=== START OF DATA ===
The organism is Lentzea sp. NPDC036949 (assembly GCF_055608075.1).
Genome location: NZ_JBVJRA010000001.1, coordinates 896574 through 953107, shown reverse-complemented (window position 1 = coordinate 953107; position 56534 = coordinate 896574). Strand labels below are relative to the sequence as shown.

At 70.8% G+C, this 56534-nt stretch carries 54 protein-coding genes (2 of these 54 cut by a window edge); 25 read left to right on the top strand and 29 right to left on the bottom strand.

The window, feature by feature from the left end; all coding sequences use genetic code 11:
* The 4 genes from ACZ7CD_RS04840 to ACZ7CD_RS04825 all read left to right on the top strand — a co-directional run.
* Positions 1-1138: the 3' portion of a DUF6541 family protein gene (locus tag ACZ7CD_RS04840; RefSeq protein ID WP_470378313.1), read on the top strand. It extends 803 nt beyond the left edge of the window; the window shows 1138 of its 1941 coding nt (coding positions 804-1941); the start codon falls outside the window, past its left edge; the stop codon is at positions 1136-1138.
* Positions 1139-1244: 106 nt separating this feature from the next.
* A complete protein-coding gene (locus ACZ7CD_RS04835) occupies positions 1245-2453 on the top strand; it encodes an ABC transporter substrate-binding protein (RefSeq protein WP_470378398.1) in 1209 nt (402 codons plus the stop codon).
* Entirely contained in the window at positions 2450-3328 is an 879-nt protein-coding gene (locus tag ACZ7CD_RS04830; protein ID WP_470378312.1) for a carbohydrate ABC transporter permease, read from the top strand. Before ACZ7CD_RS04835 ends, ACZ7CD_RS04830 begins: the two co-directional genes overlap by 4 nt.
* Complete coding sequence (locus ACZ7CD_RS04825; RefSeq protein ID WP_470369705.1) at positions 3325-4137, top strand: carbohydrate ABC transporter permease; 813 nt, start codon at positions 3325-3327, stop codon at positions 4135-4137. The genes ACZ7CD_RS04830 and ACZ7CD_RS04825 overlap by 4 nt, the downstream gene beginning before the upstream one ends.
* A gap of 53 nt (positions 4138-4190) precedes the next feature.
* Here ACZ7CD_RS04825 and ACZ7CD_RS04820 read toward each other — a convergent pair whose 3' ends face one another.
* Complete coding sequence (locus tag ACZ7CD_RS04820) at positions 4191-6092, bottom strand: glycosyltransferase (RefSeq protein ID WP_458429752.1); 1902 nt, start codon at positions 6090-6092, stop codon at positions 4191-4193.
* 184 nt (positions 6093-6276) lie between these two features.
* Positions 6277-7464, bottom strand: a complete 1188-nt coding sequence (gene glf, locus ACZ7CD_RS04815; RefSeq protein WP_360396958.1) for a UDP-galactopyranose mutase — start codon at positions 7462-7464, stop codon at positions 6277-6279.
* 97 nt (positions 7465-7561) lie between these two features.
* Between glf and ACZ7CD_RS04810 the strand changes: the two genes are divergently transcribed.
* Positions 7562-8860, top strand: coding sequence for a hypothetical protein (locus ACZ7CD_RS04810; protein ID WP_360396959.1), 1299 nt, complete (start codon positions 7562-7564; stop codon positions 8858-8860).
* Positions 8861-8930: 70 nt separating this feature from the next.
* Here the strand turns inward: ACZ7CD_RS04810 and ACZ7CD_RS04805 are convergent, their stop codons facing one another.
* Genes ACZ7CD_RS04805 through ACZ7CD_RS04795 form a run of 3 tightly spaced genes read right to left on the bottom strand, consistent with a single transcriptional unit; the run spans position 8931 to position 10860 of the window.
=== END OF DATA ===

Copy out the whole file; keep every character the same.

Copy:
The organism is Lentzea sp. NPDC036949 (assembly GCF_055608075.1).
Genome location: NZ_JBVJRA010000001.1, coordinates 896574 through 953107, shown reverse-complemented (window position 1 = coordinate 953107; position 56534 = coordinate 896574). Strand labels below are relative to the sequence as shown.

At 70.8% G+C, this 56534-nt stretch carries 54 protein-coding genes (2 of these 54 cut by a window edge); 25 read left to right on the top strand and 29 right to left on the bottom strand.

The window, feature by feature from the left end; all coding sequences use genetic code 11:
* The 4 genes from ACZ7CD_RS04840 to ACZ7CD_RS04825 all read left to right on the top strand — a co-directional run.
* Positions 1-1138: the 3' portion of a DUF6541 family protein gene (locus tag ACZ7CD_RS04840; RefSeq protein ID WP_470378313.1), read on the top strand. It extends 803 nt beyond the left edge of the window; the window shows 1138 of its 1941 coding nt (coding positions 804-1941); the start codon falls outside the window, past its left edge; the stop codon is at positions 1136-1138.
* Positions 1139-1244: 106 nt separating this feature from the next.
* A complete protein-coding gene (locus ACZ7CD_RS04835) occupies positions 1245-2453 on the top strand; it encodes an ABC transporter substrate-binding protein (RefSeq protein WP_470378398.1) in 1209 nt (402 codons plus the stop codon).
* Entirely contained in the window at positions 2450-3328 is an 879-nt protein-coding gene (locus tag ACZ7CD_RS04830; protein ID WP_470378312.1) for a carbohydrate ABC transporter permease, read from the top strand. Before ACZ7CD_RS04835 ends, ACZ7CD_RS04830 begins: the two co-directional genes overlap by 4 nt.
* Complete coding sequence (locus ACZ7CD_RS04825; RefSeq protein ID WP_470369705.1) at positions 3325-4137, top strand: carbohydrate ABC transporter permease; 813 nt, start codon at positions 3325-3327, stop codon at positions 4135-4137. The genes ACZ7CD_RS04830 and ACZ7CD_RS04825 overlap by 4 nt, the downstream gene beginning before the upstream one ends.
* A gap of 53 nt (positions 4138-4190) precedes the next feature.
* Here ACZ7CD_RS04825 and ACZ7CD_RS04820 read toward each other — a convergent pair whose 3' ends face one another.
* Complete coding sequence (locus tag ACZ7CD_RS04820) at positions 4191-6092, bottom strand: glycosyltransferase (RefSeq protein ID WP_458429752.1); 1902 nt, start codon at positions 6090-6092, stop codon at positions 4191-4193.
* 184 nt (positions 6093-6276) lie between these two features.
* Positions 6277-7464, bottom strand: a complete 1188-nt coding sequence (gene glf, locus ACZ7CD_RS04815; RefSeq protein WP_360396958.1) for a UDP-galactopyranose mutase — start codon at positions 7462-7464, stop codon at positions 6277-6279.
* 97 nt (positions 7465-7561) lie between these two features.
* Between glf and ACZ7CD_RS04810 the strand changes: the two genes are divergently transcribed.
* Positions 7562-8860, top strand: coding sequence for a hypothetical protein (locus ACZ7CD_RS04810; protein ID WP_360396959.1), 1299 nt, complete (start codon positions 7562-7564; stop codon positions 8858-8860).
* Positions 8861-8930: 70 nt separating this feature from the next.
* Here the strand turns inward: ACZ7CD_RS04810 and ACZ7CD_RS04805 are convergent, their stop codons facing one another.
* Genes ACZ7CD_RS04805 through ACZ7CD_RS04795 form a run of 3 tightly spaced genes read right to left on the bottom strand, consistent with a single transcriptional unit; the run spans position 8931 to position 10860 of the window.